From the time the UK referendum on EU membership was announced in February, several hundred articles per day were published on the topic of Brexit. This number broke into the thousands on June 13, ten days before the polling, and peaked at over 22,000 articles on June 24 when the Brexit results were announced.So what can the data around Brexit teach us about how people read the news, what topics capture their attention and how they use news sources vs social and search? For this post, Chartbeat took a look at how Brexit has been covered and read, tapping into data from our network of more than 50,000 publishers, and we uncovered a few interesting patterns:
- More coverage does not necessarily mean more reader attention
- The channels by which readers discover stories change during an event’s lifetime
- Traffic driven by social and search reflects people’s differing interests in Brexit stories
Let’s dive into each.
Media Coverage Does Not Always Equal Reader Attention
The upper panel on the above chart shows how many articles mentioning Brexit were published across the Chartbeat network on a daily basis, while the lower panel shows how many hours people spent reading those articles. The dashed lines mark some important dates related to the Brexit referendum. To many voters, the polling was like a final exam that didn’t gain proper attention until the last minute. Zooming into media coverage and reader attention, this second chart shows a similar trend on an hourly basis. It illustrates a “pulse” on both the supply and demand side for each day. However, while the media had a strong beat right at the start of the polling on June 23, people’s reading behavior didn’t echo as strongly until much later.
It’s not surprising that the media gave high priority coverage to this topic , yet public attention wasn’t quickly swayed toward the referendum. After all, 14 months ago the concern over the EU was only the seventh most important issue on voters’ minds according to Ipsos MORI’s survey, noted by Peter Preston in his Guardian column.
Story Discovery Changes During the Lifetime of a News Event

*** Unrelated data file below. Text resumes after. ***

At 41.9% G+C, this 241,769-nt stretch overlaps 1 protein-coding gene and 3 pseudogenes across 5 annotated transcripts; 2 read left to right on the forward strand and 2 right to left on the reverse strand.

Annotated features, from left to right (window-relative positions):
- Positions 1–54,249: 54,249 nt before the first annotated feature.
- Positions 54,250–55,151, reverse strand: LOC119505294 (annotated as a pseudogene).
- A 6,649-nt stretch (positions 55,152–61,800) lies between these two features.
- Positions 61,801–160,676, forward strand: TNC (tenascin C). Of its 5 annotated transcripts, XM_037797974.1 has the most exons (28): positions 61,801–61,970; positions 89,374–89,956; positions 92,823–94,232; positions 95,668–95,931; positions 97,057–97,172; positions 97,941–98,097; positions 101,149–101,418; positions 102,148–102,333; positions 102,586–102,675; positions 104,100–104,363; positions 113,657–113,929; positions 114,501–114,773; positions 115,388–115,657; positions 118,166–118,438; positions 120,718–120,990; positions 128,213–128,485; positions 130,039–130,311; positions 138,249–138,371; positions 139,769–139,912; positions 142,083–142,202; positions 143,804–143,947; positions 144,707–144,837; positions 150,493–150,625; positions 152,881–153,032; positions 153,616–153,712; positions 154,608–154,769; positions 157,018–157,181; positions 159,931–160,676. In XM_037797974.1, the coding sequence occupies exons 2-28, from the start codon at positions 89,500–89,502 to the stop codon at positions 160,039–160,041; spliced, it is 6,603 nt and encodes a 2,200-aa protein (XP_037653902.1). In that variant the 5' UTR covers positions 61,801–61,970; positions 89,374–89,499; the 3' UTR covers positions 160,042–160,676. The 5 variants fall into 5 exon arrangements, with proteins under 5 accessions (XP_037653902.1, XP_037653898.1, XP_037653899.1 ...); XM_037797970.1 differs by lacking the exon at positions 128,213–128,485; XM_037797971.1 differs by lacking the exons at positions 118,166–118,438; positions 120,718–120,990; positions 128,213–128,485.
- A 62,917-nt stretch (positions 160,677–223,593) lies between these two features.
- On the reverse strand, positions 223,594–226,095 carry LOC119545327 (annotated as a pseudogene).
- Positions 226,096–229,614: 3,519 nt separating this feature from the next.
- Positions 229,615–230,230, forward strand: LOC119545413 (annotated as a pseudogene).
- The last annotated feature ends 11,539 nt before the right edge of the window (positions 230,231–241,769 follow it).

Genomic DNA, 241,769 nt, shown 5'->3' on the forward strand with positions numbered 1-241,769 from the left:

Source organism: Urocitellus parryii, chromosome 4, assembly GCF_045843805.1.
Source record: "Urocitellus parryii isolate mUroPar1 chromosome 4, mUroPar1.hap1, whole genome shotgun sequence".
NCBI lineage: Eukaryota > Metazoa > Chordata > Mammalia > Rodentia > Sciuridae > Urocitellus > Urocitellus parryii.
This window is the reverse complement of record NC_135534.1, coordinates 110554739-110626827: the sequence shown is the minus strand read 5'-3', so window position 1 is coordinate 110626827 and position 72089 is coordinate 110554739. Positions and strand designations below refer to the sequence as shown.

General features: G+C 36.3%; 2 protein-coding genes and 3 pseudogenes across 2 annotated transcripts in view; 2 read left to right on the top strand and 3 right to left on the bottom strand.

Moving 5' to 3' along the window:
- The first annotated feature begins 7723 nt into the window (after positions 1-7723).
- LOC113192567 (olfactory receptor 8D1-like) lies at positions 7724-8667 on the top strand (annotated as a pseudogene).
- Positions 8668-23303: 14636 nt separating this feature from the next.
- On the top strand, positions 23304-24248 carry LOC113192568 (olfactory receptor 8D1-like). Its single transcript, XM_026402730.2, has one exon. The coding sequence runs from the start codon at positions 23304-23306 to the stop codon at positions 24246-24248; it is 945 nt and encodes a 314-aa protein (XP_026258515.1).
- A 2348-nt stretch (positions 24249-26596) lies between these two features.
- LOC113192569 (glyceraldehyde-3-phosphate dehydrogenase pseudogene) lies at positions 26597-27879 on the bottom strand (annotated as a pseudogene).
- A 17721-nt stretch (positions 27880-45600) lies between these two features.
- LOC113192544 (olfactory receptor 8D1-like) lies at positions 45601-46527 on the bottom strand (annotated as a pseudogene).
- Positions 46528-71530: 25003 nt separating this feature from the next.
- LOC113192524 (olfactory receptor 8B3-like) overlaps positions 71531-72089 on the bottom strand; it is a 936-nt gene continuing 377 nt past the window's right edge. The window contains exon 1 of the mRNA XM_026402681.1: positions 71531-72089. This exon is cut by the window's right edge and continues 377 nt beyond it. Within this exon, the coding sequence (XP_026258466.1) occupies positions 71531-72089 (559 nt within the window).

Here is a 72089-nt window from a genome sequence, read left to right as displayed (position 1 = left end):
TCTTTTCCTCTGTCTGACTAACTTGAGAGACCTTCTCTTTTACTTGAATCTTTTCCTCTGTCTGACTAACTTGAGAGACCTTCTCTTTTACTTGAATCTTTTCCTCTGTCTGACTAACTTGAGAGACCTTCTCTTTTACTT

What’s also notable here is the spiking traffic driven by internal navigation. It indicates that media companies did a great job promoting Brexit stories on their websites and attracting substantial attention from their audience. When the referendum results were announced on June 24, social traffic had a huge jump, which implies people wanted to talk about it for various reasons, such as victorious joys for the Leave camp, surprise and anger for the Remain camp, consequences for overseas jobs, driver’s licences, pensions, and more. The search spike from the announcement of the referendum results didn’t last: search traffic dwindled on June 24 as information became sufficiently diffused through social media and other communication channels.
In terms of total attention, June 23 appears to have been another lukewarm day. However, when we break consumption down by referral type, it actually reveals one of the rare moments when search traffic catches up with social traffic, highlighted in yellow on the following chart. Why is that worth noting? Social traffic is generally driven by passive browsing of news feeds and the like, whereas search traffic is driven by proactive inquiry of specific questions and topics. For that reason, social traffic tends to beat search traffic, as we see on all days other than the polling on June 23 in the following chart.
Even Regarding the Same Event, Search and Social Readers Consume Fundamentally Different Stories
The last chart further reveals the gap between the supply and demand for particular types of stories about Brexit. The following chart shows how many articles were published in our network around the same story (or group of articles written about the same topic and covered by various news outlets), and how many hours readers spent engaging with each story.
The stories shown above are the top 20 as ranked by the number of articles published about that story (visualized in the upper panel). Story volume is generally driven by major events, such as the start and end of the referendum, and major forces, such as power struggles among political figures and fluctuations of financial markets.However, in the lower three panels, we see that traffic volume, search volume, and social volume, measured by engaged hours, differ across stories. Via search, people sought explanations relevant to themselves beyond mere facts. The top searched stories are generally long-form explainers and analyses, such as “what happens if UK votes to leave” and “economic consequence if Leave wins.”The top social stories have a distinctly different flavor. Not necessarily informative, they carry more emotions, e.g., “regrets and anger about results,” surprises, e.g., “Farage breaks Brexit pledges,” and oddities, e.g., “Brits Google what the EU is.” Unsurprisingly, Mr. Trump buckles up in the front seat on the social wagon. Brexit news won’t be slowing down any time soon. With Boris Johnson announcing last week that he will not be running for prime minister, the debate around Scotland’s future, and the halo effect of the UK’s decision on the upcoming US election, we’ll have plenty of news to analyze and report on in the coming months.